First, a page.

Luxury Pensions to Marx's Revenge?
Despite public outcry, German executive pay continues to grow. While most people in the country are gradually becoming concerned about whether their retirement pensions will be adequate, many top executives can look forward to worry-free golden years.
There are no longer many certainties in the lives of Edwin Eichler, Olaf Berlien and Jürgen Claasen. At the moment, the three former executive board members of steelmaker ThyssenKrupp don't know what the future holds for them. Will they be able to find new jobs, or are they simply no longer capable of being placed?
They were let go at the end of last year after ThyssenKrupp posted a loss of €5 billion ($6.5 billion). There had been some failed business deals in North and South America, and the supervisory board wanted to send a message. Now the three managers are tainted with the reputation of being the personification of failure.
But there is one thing the three men can depend upon: a generous pension that should enable them to lead a carefree life. Eichler and Berlien will each receive €402,000 a year. Claasen, who had a shorter tenure on the executive board, will receive half that amount.
Tidy Rate of Return
The terms under which the men will receive their benefits are also favorable. Instead of having to wait until their 67th birthdays, like normal employees, they will begin collecting benefits at age 60. The managers won't even have to worry about external hardships, like rising inflation. At ThyssenKrupp, executive pensions are "adjusted annually according to the Consumer Price Index."
In other words, a tidy rate of return is guaranteed. And the executives' families will also be taken care of.
Should one of the former directors die, the steelmaker will continue to pay his wife 60 percent of his pension. In the case of Eichler and Berlien, their spouses would receive €241,000 a year. Each child entitled to support would qualify for another 20 percent the original pension, or €80,400. And although ThyssenKrupp would only provide benefits to the children of its former executives "until the age of 25," there are "certain well-founded cases" in which benefits would still be paid "until age 27."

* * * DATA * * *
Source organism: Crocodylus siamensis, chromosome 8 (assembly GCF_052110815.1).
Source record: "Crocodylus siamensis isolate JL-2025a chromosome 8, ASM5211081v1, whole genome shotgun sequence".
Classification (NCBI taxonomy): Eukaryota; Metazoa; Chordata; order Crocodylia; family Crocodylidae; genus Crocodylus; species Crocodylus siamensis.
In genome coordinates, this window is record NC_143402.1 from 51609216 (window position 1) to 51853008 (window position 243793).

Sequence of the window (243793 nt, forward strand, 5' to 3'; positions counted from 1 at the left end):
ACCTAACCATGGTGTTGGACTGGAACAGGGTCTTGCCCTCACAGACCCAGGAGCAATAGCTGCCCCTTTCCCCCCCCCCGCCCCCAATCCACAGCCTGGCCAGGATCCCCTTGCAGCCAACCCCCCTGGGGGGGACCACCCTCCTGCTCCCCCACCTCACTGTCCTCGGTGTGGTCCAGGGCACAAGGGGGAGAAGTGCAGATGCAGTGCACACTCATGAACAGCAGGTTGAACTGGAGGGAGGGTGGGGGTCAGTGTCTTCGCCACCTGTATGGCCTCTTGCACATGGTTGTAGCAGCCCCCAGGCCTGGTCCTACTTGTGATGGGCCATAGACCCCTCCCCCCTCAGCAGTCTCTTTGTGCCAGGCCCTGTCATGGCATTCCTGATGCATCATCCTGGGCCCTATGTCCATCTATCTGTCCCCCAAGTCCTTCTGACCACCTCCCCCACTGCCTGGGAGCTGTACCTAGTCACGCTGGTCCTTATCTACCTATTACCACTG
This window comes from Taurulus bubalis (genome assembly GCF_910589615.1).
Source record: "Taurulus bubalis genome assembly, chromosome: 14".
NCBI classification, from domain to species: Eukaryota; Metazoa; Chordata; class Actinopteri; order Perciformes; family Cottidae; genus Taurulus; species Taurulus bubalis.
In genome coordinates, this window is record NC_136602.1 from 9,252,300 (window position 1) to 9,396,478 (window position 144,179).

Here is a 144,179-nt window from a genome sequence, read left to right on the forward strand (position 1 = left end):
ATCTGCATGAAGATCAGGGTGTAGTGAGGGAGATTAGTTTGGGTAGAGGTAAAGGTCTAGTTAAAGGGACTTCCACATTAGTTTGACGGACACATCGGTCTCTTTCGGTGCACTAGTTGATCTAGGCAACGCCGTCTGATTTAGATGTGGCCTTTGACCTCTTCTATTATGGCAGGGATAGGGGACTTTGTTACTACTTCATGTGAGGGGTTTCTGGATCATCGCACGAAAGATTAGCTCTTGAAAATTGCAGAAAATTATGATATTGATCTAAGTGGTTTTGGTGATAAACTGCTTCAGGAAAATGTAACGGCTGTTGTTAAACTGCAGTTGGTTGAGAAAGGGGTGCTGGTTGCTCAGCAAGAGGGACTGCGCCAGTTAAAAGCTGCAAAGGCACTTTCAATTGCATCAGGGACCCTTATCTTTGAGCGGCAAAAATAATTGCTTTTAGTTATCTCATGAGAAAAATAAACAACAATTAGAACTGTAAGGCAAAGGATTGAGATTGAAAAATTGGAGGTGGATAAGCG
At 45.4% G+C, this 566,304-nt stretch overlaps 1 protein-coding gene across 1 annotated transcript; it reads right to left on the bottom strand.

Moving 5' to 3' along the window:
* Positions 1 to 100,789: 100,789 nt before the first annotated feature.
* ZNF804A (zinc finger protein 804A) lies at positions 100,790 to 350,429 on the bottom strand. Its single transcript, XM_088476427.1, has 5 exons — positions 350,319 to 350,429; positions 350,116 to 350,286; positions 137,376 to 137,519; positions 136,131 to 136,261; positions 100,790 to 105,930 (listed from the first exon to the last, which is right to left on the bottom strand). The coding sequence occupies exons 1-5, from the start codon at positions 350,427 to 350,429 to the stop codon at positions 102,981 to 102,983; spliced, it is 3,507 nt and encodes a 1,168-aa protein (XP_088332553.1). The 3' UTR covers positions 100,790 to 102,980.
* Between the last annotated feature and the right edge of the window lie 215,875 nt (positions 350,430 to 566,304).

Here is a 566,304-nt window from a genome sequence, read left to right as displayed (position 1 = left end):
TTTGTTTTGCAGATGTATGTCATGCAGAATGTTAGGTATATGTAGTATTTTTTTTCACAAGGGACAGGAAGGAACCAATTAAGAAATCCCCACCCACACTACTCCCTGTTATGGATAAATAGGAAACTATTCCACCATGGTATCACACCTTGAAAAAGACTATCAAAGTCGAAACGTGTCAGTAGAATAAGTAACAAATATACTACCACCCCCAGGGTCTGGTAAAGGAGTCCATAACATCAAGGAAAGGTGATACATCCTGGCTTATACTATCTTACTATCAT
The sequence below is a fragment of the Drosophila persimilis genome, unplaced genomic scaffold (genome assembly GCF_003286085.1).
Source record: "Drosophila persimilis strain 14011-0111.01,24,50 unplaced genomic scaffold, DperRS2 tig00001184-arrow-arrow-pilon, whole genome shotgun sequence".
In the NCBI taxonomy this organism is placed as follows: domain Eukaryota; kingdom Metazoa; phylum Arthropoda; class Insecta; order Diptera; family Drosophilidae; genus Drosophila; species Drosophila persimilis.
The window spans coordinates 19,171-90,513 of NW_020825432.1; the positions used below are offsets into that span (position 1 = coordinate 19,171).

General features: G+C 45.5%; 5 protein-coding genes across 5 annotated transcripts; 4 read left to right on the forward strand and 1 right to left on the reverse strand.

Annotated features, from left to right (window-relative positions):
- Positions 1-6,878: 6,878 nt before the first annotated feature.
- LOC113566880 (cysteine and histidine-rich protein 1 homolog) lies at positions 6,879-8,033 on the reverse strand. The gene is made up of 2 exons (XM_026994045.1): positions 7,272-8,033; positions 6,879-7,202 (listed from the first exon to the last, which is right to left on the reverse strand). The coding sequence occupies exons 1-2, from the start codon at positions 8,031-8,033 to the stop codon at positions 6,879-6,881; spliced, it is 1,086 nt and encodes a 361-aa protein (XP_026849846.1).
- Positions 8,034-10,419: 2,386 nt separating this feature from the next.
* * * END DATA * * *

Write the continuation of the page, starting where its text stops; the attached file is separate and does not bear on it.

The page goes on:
ThyssenKrupp, like all corporations listed on Germany's DAX stock index of blue chip companies, spends a lot of money on the retirement pensions of its top executives. The total pension commitments are valued at €6.2 million for Berlien, €7.8 million for Eichler and €2.5 million for Claassen.
German carmakers are even more generous. The current record holder is Daimler CEO Dieter Zetsche. His pension commitments are currently worth €39.6 million. VW CEO Martin Winterkorn can expect to see benefits worth a total of €23 million, and even VW human resources chief Horst Neumann will receive about €18 million.
Industrial gas producer Linde and electric utility E.on have to set aside €16 million each for their respective CEOs, Wolfgang Reitzler and Johannes Teyssen, while VW is saving €14.8 million for its chief financial officer, Hans Dieter Pötsch. The list of benevolent deeds for top executives could go on and on.
The numbers reveal a self-service mentality among corporate leadership that stands in sharp contrast to the financial sacrifices executives often demand of their employees.
When it comes to compensation, corporate executives in Germany have now stepped beyond the level at which society still tolerates social injustice. Triggered by the €20 million that VW CEO Winterkorn would have been paid in 2012 if his contract had not been amended, a national debate began over equality and fairness. Even Chancellor Angela Merkel weighed in, saying: "Exorbitance is unacceptable in a free and social society."
Winterkorn decided to forego some of the money to which he was contractually entitled, which was probably not a very painful sacrifice for him. Including a second salary as head of Porsche Automobil Holding SE, Winterkorn received €15.3 million.
Anshu Jain, the co-CEO of Deutsche Bank, also wanted to send a small message. He declined a bonus in the millions, because if he had accepted it he would have earned more money than his fellow board member and chief executive Jürgen Fitschen, which wouldn't have gone over well at the bank.
Winterkorn and Jain apparently sense that there are limits to income growth. Besides, the German government reacted more quickly than many had expected.
Shareholders To Set Salaries